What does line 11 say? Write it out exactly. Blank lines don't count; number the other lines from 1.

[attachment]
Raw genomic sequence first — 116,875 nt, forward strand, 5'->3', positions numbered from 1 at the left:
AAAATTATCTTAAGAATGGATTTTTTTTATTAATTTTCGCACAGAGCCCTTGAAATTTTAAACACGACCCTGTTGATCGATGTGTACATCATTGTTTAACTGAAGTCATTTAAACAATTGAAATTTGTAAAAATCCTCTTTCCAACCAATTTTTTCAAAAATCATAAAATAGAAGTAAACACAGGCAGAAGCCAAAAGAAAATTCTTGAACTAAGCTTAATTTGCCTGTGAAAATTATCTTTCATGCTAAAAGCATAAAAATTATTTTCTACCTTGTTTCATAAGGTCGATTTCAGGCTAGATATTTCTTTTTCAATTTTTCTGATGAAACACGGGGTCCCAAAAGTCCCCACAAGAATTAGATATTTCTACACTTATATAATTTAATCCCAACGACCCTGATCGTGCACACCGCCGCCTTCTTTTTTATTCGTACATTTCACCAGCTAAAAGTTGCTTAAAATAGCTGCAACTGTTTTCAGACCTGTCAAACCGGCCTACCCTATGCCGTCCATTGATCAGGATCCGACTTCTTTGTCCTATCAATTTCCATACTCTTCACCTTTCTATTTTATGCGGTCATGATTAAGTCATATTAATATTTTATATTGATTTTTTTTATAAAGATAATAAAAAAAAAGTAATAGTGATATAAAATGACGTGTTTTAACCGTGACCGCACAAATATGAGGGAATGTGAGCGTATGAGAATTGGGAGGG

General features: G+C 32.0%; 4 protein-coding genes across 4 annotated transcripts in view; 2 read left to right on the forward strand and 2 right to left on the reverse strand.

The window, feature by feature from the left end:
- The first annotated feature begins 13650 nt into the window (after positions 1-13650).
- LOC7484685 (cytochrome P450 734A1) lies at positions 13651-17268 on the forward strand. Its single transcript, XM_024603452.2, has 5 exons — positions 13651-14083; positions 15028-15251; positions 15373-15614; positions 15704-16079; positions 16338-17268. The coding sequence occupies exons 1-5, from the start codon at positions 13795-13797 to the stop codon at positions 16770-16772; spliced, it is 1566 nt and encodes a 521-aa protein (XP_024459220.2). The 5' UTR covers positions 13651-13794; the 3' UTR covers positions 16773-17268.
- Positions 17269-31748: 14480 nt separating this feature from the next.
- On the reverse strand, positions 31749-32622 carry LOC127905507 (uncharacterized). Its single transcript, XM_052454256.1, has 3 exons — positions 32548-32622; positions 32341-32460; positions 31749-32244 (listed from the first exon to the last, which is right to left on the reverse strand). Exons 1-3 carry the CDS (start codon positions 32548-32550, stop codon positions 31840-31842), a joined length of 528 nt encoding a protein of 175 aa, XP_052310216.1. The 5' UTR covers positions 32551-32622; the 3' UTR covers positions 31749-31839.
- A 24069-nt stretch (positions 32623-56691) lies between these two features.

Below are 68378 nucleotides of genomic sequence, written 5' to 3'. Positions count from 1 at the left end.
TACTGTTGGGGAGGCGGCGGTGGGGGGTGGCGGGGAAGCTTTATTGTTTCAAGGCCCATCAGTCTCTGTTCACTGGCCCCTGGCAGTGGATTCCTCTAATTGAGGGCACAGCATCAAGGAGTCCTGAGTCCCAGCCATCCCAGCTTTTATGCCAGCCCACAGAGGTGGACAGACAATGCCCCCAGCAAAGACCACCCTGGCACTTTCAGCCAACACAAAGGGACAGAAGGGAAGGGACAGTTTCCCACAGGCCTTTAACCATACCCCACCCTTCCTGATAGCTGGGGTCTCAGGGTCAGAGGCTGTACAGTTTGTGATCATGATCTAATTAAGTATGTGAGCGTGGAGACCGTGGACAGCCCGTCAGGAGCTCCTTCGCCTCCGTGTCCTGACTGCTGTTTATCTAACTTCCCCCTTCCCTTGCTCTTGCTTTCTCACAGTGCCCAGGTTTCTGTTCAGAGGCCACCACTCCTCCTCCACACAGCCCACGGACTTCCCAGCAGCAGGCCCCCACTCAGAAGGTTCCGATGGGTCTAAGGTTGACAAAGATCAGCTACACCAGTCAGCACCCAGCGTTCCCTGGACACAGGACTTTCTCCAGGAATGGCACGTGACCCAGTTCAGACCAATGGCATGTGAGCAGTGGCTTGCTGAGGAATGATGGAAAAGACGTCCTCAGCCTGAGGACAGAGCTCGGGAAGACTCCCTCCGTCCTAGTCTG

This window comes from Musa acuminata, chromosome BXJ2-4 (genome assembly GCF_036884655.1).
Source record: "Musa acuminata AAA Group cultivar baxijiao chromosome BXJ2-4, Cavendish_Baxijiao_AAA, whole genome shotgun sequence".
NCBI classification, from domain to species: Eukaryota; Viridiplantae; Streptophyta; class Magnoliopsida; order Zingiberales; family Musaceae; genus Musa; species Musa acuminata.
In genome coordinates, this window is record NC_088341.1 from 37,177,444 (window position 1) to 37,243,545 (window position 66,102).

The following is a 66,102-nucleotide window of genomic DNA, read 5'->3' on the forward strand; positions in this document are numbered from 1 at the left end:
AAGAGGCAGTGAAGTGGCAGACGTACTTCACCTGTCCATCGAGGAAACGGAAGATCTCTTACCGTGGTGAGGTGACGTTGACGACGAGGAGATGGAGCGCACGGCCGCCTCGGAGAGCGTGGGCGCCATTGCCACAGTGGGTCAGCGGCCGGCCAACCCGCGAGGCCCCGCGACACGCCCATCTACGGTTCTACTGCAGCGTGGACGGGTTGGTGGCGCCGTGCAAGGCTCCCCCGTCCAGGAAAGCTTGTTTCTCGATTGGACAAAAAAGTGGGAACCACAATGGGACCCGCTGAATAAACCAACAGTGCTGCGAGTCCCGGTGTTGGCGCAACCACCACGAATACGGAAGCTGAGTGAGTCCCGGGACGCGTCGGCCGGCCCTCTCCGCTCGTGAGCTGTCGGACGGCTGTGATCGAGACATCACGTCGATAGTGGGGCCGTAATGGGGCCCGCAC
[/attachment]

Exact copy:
TACTGTTGGGGAGGCGGCGGTGGGGGGTGGCGGGGAAGCTTTATTGTTTCAAGGCCCATCAGTCTCTGTTCACTGGCCCCTGGCAGTGGATTCCTCTAATTGAGGGCACAGCATCAAGGAGTCCTGAGTCCCAGCCATCCCAGCTTTTATGCCAGCCCACAGAGGTGGACAGACAATGCCCCCAGCAAAGACCACCCTGGCACTTTCAGCCAACACAAAGGGACAGAAGGGAAGGGACAGTTTCCCACAGGCCTTTAACCATACCCCACCCTTCCTGATAGCTGGGGTCTCAGGGTCAGAGGCTGTACAGTTTGTGATCATGATCTAATTAAGTATGTGAGCGTGGAGACCGTGGACAGCCCGTCAGGAGCTCCTTCGCCTCCGTGTCCTGACTGCTGTTTATCTAACTTCCCCCTTCCCTTGCTCTTGCTTTCTCACAGTGCCCAGGTTTCTGTTCAGAGGCCACCACTCCTCCTCCACACAGCCCACGGACTTCCCAGCAGCAGGCCCCCACTCAGAAGGTTCCGATGGGTCTAAGGTTGACAAAGATCAGCTACACCAGTCAGCACCCAGCGTTCCCTGGACACAGGACTTTCTCCAGGAATGGCACGTGACCCAGTTCAGACCAATGGCATGTGAGCAGTGGCTTGCTGAGGAATGATGGAAAAGACGTCCTCAGCCTGAGGACAGAGCTCGGGAAGACTCCCTCCGTCCTAGTCTG